With this home-centric life being more prevalent, both in the short-term related to COVID-19 and even longer-term with remote working being more widely adopted as the norm, there is an opportunity for service providers and global internet content providers to adapt to the changing network priorities of businesses, which have been accelerated by the global pandemic.
Providers in most industries will naturally prioritise services in areas that offer a greater potential return on investment. This has generally manifested in delivering connectivity in large city or town centres, where more potential customers are packed into a smaller area. As a result, the strongest internet connectivity tends to be available to people living or working around these high-density business and residential hubs.
Broadband usage patterns changed overnight
When the pandemic hit, this dynamic changed almost overnight. All of a sudden, workers needed that same level of connectivity in their homes, many of which aren’t in the city centres. Networks now need to be able to handle even more traffic and adapt as connectivity needs span vastly disparate locations, instead of the traditional urban hubs and city center offices. In addition, the way people used the internet at work and at home massively changed, putting more pressure on residential connectivity. To stay in touch with colleagues, workers turned to a variety of collaboration tools, including video conferencing. In fact, 62% of people increased their use of video calls from March to June.
It’s not just remote working that increased demand on home internet connections. During lockdown, half of Brits watched more news and current affairs, as well as generally more TV and movies online. While this is unsurprising given the restrictions on social activities that were put in place, the increased use of internet-reliant entertainment was putting more demand on home broadband.
Adaptable, flexible and smart
For many providers, they were able to shift bandwidth to where it was most needed. Providers that follow the principles of the Adaptive Network were able to do it autonomously, freeing up valuable time and ensuring SLAs were met. In essence, providers with networks that adapt can more seamlessly upgrade their hardware and software to react better to shifts in behaviour and connectivity priorities. A quality that was very useful in March, and will no doubt continue to be essential.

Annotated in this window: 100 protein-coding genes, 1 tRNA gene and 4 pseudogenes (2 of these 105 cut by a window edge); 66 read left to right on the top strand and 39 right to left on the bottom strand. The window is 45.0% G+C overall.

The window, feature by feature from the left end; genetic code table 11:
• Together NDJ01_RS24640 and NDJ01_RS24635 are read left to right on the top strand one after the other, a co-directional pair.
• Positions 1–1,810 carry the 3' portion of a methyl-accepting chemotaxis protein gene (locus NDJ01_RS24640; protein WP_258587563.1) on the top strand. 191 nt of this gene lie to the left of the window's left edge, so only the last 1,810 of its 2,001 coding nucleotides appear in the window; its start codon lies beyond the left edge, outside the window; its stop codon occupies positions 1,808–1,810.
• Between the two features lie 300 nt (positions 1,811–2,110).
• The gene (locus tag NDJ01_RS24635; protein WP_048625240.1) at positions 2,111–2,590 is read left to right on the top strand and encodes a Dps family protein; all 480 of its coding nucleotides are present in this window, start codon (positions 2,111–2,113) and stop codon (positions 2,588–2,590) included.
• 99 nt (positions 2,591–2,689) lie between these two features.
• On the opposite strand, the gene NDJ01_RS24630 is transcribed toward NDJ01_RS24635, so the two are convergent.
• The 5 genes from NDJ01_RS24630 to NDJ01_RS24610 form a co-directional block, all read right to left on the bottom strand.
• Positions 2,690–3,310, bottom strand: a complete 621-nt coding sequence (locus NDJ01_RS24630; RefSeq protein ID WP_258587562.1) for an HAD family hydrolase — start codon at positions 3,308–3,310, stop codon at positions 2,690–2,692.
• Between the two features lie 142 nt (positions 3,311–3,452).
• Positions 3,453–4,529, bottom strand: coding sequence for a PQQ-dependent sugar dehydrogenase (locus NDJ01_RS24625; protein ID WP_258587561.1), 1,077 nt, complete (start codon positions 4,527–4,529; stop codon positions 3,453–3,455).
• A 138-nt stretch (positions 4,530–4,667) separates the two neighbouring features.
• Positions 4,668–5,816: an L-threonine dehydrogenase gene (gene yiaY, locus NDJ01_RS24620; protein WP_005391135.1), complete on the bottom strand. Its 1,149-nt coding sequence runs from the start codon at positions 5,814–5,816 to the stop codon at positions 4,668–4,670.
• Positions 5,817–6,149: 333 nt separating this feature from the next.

To react to the ongoing shift towards flexible, smart and remote working principles, many service providers have already taken steps to prepare for delivering bandwidth where it is needed. With potentially larger remote workforces, businesses may look to change how they approach connectivity. Even with employees working remotely, many businesses operate with a combination of hybrid, cloud and on-premise applications, so connectivity is ultimately still needed in offices. What this means as we continue to navigate towards a new way of working globally is that service providers are able to offer additional value by delivering flexible connectivity both on-premise and to employees’ homes.
Opportunity for providers to offer added value
Service providers can reap the benefits from these changing connectivity priorities by providing the necessary value customers demand. During the first few months of lockdown, it is estimated that a quarter of Brits took steps to improve their home internet, and one in 12 people changed service providers to achieve better connectivity. Whether these changes were driven by remote working, learning, social use or a combination of all three, it demonstrates that service providers can win customers based on their ability to deliver reliable and fast connectivity to people at home. This is not new, but it has the potential to be an even more important factor as remote working continues at meaningful levels beyond the pandemic.
As we move into a new way of working, there is an exciting opportunity for providers to explore new offerings for businesses to deliver connectivity outside of traditional city centre offices and into people’s homes. This goes beyond just rerouting available bandwidth to more rural areas. Trends like IoT, smart cities, driverless cars and 5G all have different connectivity requirements, from latency to uptime. As we forge ahead into a new world of remote everything, delivering connectivity where it needs to be before it needs to be there will allow providers to deliver enhanced value and set themselves apart from the competition.